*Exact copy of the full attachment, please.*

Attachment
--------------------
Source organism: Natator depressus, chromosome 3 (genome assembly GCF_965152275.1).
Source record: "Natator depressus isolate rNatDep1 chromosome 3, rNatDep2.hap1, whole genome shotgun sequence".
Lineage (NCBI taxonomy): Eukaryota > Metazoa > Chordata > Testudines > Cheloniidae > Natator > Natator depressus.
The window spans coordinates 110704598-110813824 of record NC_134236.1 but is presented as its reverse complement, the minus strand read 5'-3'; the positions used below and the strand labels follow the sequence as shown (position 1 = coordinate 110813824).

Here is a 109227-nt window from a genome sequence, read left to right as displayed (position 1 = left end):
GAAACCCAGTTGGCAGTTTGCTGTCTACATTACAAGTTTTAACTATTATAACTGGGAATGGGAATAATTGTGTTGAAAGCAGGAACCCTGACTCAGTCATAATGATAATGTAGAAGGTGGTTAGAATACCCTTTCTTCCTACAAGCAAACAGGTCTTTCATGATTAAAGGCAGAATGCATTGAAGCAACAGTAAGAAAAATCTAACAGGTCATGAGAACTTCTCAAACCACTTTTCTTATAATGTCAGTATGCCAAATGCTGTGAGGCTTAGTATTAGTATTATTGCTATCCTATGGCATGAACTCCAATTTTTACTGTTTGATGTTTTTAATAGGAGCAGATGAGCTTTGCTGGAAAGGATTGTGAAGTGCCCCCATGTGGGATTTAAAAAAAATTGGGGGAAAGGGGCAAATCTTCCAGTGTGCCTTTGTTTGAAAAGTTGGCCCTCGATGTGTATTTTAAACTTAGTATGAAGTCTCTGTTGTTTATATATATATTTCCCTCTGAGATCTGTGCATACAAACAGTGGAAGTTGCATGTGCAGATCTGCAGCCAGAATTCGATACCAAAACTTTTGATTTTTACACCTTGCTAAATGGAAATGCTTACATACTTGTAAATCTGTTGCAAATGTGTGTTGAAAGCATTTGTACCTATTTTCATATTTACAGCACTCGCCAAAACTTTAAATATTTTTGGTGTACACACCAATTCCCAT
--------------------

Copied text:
Source organism: Natator depressus, chromosome 3 (genome assembly GCF_965152275.1).
Source record: "Natator depressus isolate rNatDep1 chromosome 3, rNatDep2.hap1, whole genome shotgun sequence".
Lineage (NCBI taxonomy): Eukaryota > Metazoa > Chordata > Testudines > Cheloniidae > Natator > Natator depressus.
The window spans coordinates 110704598-110813824 of record NC_134236.1 but is presented as its reverse complement, the minus strand read 5'-3'; the positions used below and the strand labels follow the sequence as shown (position 1 = coordinate 110813824).

Here is a 109227-nt window from a genome sequence, read left to right as displayed (position 1 = left end):
GAAACCCAGTTGGCAGTTTGCTGTCTACATTACAAGTTTTAACTATTATAACTGGGAATGGGAATAATTGTGTTGAAAGCAGGAACCCTGACTCAGTCATAATGATAATGTAGAAGGTGGTTAGAATACCCTTTCTTCCTACAAGCAAACAGGTCTTTCATGATTAAAGGCAGAATGCATTGAAGCAACAGTAAGAAAAATCTAACAGGTCATGAGAACTTCTCAAACCACTTTTCTTATAATGTCAGTATGCCAAATGCTGTGAGGCTTAGTATTAGTATTATTGCTATCCTATGGCATGAACTCCAATTTTTACTGTTTGATGTTTTTAATAGGAGCAGATGAGCTTTGCTGGAAAGGATTGTGAAGTGCCCCCATGTGGGATTTAAAAAAAATTGGGGGAAAGGGGCAAATCTTCCAGTGTGCCTTTGTTTGAAAAGTTGGCCCTCGATGTGTATTTTAAACTTAGTATGAAGTCTCTGTTGTTTATATATATATTTCCCTCTGAGATCTGTGCATACAAACAGTGGAAGTTGCATGTGCAGATCTGCAGCCAGAATTCGATACCAAAACTTTTGATTTTTACACCTTGCTAAATGGAAATGCTTACATACTTGTAAATCTGTTGCAAATGTGTGTTGAAAGCATTTGTACCTATTTTCATATTTACAGCACTCGCCAAAACTTTAAATATTTTTGGTGTACACACCAATTCCCAT